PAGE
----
Sometimes an actor can seem like the perfect casting for a role, and have you thinking “I can’t imagine anyone else in this role”, but then a remake comes along and the new actor even outdoes the original one. This week, we’re going to look at the way proper casting can actually elevate a remake above its predecessor. The original 1969 version of the Western True Grit starred Hollywood action legend John Wayne—winning the only Oscar of his long career—whereas the 2010 remake stars one of the most versatile actors of the modern era, Jeff Bridges. Yes, it’s the Dude replacing the Duke.
It’s hard to step into the sizeable shoes of the legendary John Wayne. Wayne made nearly 200 films and holds the record for the most starring roles of any actor ever (142 lead roles). In a 50 year career, the 6 foot 4 actor was the epitome of the macho, rugged action hero. Even though he was almost 70 when he made the original True Grit, he was still held up as the macho ideal. So give Jeff Bridges credit for being unafraid to walk in the shadow of Hollywood’s greatest action star. When the 2010 version of True Grit was being filmed, Bridges had to know that people would be comparing his performance as the one-eyed Marshall “Rooster” Cogburn to Wayne’s Oscar winning performance in the 1969 version. (A role Wayne reprised in the 1975 sequel Rooster Cogburn.)
While Jeff Bridges doesn’t have Wayne’s iconic action star status, he is a more talented and versatile actor than Wayne was. Whereas Wayne embodied the role through the magnitude of his reputation as the screen’s leading cowboy, Bridges artfully brings a more complex version of Cogburn to life, creating a wearier and eccentric character, thus avoiding the macho excesses of Wayne’s version. Bridges comes across as more volatile and unpredictable, being less heroic than Wayne’s version but more interesting.
Both versions of True Grit follow the basic story from the novel by Charles Portis, which revolves around a stubborn and formidable 14 year old named Mattie Ross who wants to ensure that the man who murdered her father is caught and punished. The killer, Tom Chaney was a former employee of her father and is now at large in Indian Territory. Mattie asks around to find out who the toughest and quickest-on-the-trigger Marshall in the region is. She is steered toward Reuben “Rooster” Cogburn because he has “true grit”. She hires the cash-strapped Marshall to go hunting Chaney for her and even talks him into letting her come along, although he doesn’t like the idea of her coming at all. She is repulsed by his heavy drinking because it violates her Christian upbringing but she needs him. Together they go on the dangerous journey, meeting many enemies and obstacles. A strange and touching bond develops between them.
Mattie is played in the original by Kim Darby and in the remake by Hailee Steinfeld. Darby portrayed Mattie as headstrong but a bit nervous about undertaking her perilous journey. Steinfeld’s Mattie is more obsessed with revenge and cares little for her own safety, as long as she can get her revenge. Steinfeld is excellent in the remake as the single-minded Mattie. The scene where she out-bargains a crooked businessman over the price of some horses is a highlight. When Darby played Mattie in the original film, she was 20 at the time and gave a memorable performance, but Steinfeld is even more impressive considering her age, which is more accurate to the literary Mattie of the novel.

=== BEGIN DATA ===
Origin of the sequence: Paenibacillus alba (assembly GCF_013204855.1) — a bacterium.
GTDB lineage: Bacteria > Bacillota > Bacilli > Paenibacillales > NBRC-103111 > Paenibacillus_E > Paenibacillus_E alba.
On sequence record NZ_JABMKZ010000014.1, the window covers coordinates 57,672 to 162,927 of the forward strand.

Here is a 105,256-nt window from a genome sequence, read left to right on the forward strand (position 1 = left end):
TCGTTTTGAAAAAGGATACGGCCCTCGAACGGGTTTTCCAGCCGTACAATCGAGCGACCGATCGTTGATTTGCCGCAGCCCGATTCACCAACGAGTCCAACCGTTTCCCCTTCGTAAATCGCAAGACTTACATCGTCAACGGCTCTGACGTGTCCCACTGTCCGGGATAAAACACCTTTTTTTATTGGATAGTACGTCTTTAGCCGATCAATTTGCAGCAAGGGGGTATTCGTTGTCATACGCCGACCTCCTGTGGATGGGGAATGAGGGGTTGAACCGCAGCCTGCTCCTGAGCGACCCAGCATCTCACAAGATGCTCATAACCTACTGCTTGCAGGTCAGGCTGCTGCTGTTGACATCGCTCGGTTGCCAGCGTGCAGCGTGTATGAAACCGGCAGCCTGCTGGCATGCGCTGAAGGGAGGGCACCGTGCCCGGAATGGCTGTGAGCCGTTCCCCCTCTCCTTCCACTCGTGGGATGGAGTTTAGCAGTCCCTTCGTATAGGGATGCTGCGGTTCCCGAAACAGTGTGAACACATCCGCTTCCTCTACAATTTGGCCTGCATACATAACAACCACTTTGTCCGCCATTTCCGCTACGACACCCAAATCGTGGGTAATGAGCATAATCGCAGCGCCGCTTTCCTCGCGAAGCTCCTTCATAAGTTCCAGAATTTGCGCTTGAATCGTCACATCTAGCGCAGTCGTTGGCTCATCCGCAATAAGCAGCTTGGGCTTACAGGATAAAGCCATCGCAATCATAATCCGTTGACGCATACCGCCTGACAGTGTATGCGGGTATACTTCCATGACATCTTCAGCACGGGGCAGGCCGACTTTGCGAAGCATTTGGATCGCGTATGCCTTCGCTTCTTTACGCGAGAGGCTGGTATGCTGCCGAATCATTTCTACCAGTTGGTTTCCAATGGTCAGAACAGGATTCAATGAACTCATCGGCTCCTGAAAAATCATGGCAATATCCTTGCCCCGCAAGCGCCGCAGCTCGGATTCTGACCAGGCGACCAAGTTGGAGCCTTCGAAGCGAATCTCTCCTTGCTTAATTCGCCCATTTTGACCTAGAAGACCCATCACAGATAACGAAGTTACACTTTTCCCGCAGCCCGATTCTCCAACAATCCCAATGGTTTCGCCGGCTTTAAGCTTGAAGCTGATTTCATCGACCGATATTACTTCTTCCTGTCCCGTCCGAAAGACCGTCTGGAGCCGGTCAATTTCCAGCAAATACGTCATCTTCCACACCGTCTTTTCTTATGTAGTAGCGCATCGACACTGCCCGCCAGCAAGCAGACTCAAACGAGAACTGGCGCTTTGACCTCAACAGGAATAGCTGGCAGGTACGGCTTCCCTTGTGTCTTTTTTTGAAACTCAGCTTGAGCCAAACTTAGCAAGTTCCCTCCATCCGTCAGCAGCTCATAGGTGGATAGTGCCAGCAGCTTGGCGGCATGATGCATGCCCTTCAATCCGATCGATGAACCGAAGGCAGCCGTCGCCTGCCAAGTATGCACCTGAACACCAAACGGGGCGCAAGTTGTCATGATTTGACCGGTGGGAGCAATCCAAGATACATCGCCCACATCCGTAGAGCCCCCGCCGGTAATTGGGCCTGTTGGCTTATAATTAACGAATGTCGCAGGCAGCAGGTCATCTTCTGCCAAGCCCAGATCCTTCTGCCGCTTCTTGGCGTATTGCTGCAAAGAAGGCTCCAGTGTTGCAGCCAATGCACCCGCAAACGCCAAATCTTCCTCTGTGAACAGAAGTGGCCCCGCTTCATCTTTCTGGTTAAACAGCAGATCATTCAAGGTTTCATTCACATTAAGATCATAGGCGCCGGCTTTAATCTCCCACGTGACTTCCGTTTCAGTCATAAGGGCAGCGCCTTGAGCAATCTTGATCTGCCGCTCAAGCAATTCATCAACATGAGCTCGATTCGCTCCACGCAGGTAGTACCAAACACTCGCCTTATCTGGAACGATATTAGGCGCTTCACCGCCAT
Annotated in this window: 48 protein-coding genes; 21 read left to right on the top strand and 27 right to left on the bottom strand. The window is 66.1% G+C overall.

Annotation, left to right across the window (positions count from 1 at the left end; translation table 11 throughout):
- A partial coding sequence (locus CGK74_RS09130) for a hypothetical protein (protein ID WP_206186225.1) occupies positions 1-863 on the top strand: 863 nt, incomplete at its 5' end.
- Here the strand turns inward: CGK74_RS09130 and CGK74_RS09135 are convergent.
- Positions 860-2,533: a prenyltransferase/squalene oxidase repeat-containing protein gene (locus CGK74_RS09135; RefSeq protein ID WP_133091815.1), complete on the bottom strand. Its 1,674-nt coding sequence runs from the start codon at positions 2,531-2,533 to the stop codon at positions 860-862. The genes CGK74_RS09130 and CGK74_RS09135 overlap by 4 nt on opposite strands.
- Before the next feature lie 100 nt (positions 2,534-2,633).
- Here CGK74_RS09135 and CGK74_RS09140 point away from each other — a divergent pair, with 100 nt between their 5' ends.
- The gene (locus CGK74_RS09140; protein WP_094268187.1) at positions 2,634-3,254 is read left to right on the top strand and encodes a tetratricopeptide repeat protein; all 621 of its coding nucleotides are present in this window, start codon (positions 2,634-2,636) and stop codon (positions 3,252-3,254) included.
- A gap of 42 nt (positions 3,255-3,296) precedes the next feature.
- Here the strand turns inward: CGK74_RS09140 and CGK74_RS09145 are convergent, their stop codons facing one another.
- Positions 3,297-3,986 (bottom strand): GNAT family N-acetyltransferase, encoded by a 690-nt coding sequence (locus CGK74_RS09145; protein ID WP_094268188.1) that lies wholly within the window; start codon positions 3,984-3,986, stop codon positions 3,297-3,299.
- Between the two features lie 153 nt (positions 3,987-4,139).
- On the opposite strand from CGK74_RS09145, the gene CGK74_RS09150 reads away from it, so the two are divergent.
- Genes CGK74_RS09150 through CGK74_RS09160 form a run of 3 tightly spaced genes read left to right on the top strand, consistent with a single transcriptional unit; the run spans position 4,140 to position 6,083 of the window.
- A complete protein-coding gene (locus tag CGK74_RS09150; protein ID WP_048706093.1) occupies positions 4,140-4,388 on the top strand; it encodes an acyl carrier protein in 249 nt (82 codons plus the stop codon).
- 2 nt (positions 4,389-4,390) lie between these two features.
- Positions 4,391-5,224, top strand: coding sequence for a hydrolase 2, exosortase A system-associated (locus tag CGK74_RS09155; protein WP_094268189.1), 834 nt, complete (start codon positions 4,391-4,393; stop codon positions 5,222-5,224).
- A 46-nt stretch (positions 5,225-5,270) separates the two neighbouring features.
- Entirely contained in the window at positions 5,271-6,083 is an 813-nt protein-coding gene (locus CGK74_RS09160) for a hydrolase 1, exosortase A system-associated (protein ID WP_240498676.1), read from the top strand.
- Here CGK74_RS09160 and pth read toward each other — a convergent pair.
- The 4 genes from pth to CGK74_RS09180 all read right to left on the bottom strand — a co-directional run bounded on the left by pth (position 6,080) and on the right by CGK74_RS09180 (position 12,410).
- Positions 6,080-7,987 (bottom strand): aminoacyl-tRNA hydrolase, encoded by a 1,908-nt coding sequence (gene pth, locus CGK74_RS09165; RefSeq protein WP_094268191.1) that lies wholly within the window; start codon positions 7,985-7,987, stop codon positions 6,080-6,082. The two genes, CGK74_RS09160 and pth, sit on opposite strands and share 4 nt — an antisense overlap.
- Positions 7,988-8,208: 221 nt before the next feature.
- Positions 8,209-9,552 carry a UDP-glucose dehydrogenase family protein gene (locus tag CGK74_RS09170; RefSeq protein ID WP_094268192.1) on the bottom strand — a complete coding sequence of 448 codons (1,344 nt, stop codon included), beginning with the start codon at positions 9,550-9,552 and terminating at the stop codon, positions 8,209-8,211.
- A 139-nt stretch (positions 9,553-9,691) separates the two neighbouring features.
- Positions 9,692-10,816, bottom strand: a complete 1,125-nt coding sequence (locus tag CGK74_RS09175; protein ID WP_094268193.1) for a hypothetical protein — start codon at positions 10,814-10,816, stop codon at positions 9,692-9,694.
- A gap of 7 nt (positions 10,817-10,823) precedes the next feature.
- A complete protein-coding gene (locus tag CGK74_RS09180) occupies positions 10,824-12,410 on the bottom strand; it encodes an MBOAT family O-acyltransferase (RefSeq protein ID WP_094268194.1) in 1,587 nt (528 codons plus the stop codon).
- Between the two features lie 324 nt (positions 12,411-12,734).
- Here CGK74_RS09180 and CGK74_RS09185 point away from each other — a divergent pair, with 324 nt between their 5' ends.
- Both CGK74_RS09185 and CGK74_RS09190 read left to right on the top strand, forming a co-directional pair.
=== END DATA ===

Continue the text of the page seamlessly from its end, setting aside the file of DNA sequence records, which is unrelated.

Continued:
A Texas Ranger named LaBoeuf–pronounced “La-Beef”– inserts himself into the arrangement and tags along but his intentions toward young Mattie are less straightforward and above-board than Cogburn’s are. He pops in-and-out of the film sporadically. The LaBoeuf character was played in the original film by country music star Glen Campbell who did an adequate job but doesn’t have the acting chops of Matt Damon, who plays LaBoeuf in the 2011 version. The killer is portrayed by Josh Brolin in the remake, and he seems tougher than the guy in the ’69 version played by Jeff Corey, who was just a sniveling weasel. However, in the first version, the killer turned out to be a henchman for a better villain named Ned Pepper, played by the great Robert Duvall, who is an asset to any film. It’s a shame that Ned Pepper had so little screen time because you can never have too much Duvall.
The 1969 version was directed by Henry Hathaway, a good director who had a long career in Hollywood, running from the 30s through the 70s. The 2010 version of True Grit was written and directed by the Cohen Brothers and it is a huge departure from their usual fare. The talented Cohens generally make more unique and unusual films (No Country for Old Men, Fargo, The Big Lebowsky, Oh Brother Where Art Thou, Raising Arizona, etc.) and shun traditional storytelling. True Grit is their most normal, linear movie to date. It’s definitely not the sort of thing you’d expect from the guys who like to experiment with new ways of telling a story. You won’t see their usual hallmarks in this but that doesn’t mean they don’t do an excellent job bringing the story to life. Their version of the old west may lack the majesty of a romanticized classic western but they do create a grim, realistic and visually interesting terrain for their story to unfold in.
As good as the 1969 John Wayne version was, the 2010 version is comparable by most measurable standards, but it’s the leading men that really make the difference here. John Wayne made so many classic films that should never be remade, and if they ever are, I don’t envy the guy acting in his shadow. The man was a true Hollywood legend. However, in this case, despite this being Wayne’s lone Oscar win, Bridges just delivers a knock-out punch with his performance, making the remake superior.
So that’s all for this week’s look at a film where the leading man makes the remake even better than the original. Next week, we’ll look at a film where the cast ruined a remake.